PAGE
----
If…. Criterion Collection Blu-ray Review: If Only It Had a Plot

This 1969 UK film has exactly one notable claim to fame: Malcolm McDowell’s first star turn in a film just a couple of years before his iconic breakthrough in A Clockwork Orange. Although he was already well into his mid-20s and looks it, he plays a rebellious high school-aged boy named Mick enrolled in a strict boarding school. He and his classmates chafe against abusive upperclassmen and oppressive teachers, struggling to maintain some sense of individuality in an environment designed to smother it.

The film moves from one slight against Mick to another, whether it’s the older boys picking on him or teachers reigning in his anarchic tendencies. Unfortunately, there’s little more to the film, with loosely defined characters and no forward plot momentum, leaving us with an assortment of school abuse scenes we’ve seen in countless other works that lead to no discernible resolution, until an unexpected and unearned violent final showdown. While McDowell shows clear signs of the counterculture fire that would erupt in A Clockwork Orange, his efforts are in service of a clearly lesser film.

Director Lindsay Anderson has a bland touch for the film, perhaps to drive home the bleak monotony of school life. Shots are static with no memorable camera movement, while blocking is about as basic as possible with no dynamic framing or shot selection. The only visual pizazz comes from occasional, wholly random switches from color to black and white for absolutely no discernible reason, a baffling stylistic choice that comes off more like a way to cover for misplaced color grading rather than any artistic statement.

The Blu-ray features a restored high-def digital transfer of the film approved by the original cinematographer and assistant editor. While the subdued colors maintain consistency throughout scenes and no judder is evident, the transfer still shows signs of dirt and debris, so it appears to be a light restoration rather than a thoroughly polished attempt. Sound is presented in uncompressed mono, and an alternate audio track features commentary by a film critic and McDowell.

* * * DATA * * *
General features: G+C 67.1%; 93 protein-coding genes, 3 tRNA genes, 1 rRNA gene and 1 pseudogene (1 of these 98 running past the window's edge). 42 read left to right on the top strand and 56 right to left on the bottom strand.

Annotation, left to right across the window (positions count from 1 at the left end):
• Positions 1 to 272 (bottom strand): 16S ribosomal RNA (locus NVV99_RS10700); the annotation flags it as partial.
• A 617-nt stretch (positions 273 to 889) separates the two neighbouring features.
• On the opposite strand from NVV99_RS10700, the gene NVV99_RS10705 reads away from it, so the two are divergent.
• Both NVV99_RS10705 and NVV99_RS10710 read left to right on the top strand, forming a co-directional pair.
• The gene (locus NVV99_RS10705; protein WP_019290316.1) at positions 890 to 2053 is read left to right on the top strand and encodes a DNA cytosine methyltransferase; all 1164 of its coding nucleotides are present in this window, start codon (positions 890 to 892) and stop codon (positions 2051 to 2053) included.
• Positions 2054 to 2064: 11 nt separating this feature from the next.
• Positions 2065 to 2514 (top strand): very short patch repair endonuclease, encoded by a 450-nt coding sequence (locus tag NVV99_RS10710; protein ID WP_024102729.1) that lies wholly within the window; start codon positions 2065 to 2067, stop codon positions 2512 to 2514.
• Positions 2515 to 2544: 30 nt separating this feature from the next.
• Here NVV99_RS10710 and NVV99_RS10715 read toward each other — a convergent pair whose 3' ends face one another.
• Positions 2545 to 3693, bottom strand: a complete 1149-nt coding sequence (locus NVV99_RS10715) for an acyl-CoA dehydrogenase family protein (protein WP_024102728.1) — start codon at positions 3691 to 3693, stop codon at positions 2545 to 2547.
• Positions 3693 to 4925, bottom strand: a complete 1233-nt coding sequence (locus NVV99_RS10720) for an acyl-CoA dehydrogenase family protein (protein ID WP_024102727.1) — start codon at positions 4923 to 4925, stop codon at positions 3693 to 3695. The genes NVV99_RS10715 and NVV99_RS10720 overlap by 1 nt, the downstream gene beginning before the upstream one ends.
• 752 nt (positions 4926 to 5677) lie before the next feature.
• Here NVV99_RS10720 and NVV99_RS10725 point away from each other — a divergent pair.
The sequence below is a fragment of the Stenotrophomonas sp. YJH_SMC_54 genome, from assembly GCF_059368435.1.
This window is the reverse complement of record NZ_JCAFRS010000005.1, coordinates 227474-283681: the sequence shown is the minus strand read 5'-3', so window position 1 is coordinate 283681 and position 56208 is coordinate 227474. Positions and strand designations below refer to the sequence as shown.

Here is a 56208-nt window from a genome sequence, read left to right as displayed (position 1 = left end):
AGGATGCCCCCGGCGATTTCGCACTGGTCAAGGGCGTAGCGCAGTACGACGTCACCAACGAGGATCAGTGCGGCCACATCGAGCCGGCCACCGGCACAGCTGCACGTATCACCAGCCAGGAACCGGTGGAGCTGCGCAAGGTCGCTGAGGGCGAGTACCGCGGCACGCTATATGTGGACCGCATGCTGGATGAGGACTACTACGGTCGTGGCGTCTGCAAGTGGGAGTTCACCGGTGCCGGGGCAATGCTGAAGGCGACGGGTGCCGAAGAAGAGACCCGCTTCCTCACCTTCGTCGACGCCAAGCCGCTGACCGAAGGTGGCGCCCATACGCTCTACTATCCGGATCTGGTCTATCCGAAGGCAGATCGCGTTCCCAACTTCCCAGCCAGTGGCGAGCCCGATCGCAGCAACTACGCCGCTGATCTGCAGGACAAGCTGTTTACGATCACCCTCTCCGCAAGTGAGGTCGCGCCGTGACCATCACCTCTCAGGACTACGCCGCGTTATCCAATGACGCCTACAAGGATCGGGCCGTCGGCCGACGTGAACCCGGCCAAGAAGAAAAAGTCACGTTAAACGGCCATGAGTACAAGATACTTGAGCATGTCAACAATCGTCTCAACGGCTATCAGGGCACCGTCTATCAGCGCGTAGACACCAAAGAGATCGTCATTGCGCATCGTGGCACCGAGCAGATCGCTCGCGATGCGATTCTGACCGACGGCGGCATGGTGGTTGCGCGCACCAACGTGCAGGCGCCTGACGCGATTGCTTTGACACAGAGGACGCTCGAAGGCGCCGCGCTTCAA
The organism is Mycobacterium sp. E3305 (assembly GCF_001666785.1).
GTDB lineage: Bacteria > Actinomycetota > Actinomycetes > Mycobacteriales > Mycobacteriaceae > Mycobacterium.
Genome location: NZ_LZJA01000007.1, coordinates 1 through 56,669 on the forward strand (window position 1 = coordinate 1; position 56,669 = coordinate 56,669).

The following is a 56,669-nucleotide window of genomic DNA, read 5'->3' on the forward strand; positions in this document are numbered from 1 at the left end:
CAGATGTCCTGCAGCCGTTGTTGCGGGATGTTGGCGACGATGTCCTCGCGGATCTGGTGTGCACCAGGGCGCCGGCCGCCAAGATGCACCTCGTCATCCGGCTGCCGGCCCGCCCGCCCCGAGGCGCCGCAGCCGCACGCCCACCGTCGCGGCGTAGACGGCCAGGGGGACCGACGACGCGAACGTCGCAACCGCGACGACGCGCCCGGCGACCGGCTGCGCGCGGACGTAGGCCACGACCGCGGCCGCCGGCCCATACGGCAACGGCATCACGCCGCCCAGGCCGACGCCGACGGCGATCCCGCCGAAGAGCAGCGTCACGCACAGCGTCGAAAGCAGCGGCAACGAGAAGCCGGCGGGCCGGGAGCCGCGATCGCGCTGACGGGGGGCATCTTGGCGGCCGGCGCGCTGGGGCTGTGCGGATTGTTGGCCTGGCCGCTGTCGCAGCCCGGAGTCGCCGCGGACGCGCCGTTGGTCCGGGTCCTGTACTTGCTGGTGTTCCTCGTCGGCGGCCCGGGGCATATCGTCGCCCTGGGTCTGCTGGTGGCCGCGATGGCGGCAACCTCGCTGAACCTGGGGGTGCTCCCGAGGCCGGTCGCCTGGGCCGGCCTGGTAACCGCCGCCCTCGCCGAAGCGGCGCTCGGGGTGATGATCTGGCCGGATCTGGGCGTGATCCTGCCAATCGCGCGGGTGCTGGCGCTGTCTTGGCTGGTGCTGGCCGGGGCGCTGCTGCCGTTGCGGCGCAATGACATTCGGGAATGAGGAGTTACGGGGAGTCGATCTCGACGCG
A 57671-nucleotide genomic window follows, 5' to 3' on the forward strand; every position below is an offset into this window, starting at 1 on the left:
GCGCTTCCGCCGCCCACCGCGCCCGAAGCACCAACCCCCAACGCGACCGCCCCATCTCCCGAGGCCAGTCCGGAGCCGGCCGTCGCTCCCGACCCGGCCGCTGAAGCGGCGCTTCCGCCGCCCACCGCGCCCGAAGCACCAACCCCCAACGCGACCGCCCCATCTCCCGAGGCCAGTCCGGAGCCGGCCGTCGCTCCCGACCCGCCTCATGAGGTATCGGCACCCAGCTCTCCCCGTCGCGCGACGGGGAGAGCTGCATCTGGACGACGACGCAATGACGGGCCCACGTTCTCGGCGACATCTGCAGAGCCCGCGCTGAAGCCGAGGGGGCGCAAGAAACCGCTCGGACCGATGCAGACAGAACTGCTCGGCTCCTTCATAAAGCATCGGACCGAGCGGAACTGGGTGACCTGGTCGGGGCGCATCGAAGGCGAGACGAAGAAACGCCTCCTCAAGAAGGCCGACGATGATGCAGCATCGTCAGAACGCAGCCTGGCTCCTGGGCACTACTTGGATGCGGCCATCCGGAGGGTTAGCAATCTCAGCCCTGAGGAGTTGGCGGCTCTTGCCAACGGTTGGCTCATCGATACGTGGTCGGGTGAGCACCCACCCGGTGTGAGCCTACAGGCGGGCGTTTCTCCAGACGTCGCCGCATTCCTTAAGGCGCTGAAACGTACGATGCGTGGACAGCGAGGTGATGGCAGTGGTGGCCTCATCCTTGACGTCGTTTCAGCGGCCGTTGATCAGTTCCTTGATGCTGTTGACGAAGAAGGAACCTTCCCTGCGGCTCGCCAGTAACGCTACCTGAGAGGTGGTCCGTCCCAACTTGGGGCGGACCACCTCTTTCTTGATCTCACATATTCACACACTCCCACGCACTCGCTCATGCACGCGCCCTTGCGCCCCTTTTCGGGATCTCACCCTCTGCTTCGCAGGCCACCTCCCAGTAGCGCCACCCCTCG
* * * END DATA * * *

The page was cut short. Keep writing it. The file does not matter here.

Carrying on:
Bonus features include a 2003 Scottish interview with McDowell and other members of the cast and crew, as well as an interview with actor Graham Crowden. The disc also includes an Academy Award-winning documentary from 1954 about a school for deaf children co-directed by Anderson. The included booklet features an essay about the film by a critic, as well as reprinted pieces by Anderson and screenwriter David Sherwin. 

Anderson and McDowell reteamed for two later films using the same character, making this the first film in a Mick trilogy, even though the ending of this film would lead one to believe Mick’s misadventures reached one of only two possible negative outcomes that would seemingly preclude further stories.

Steve Geise

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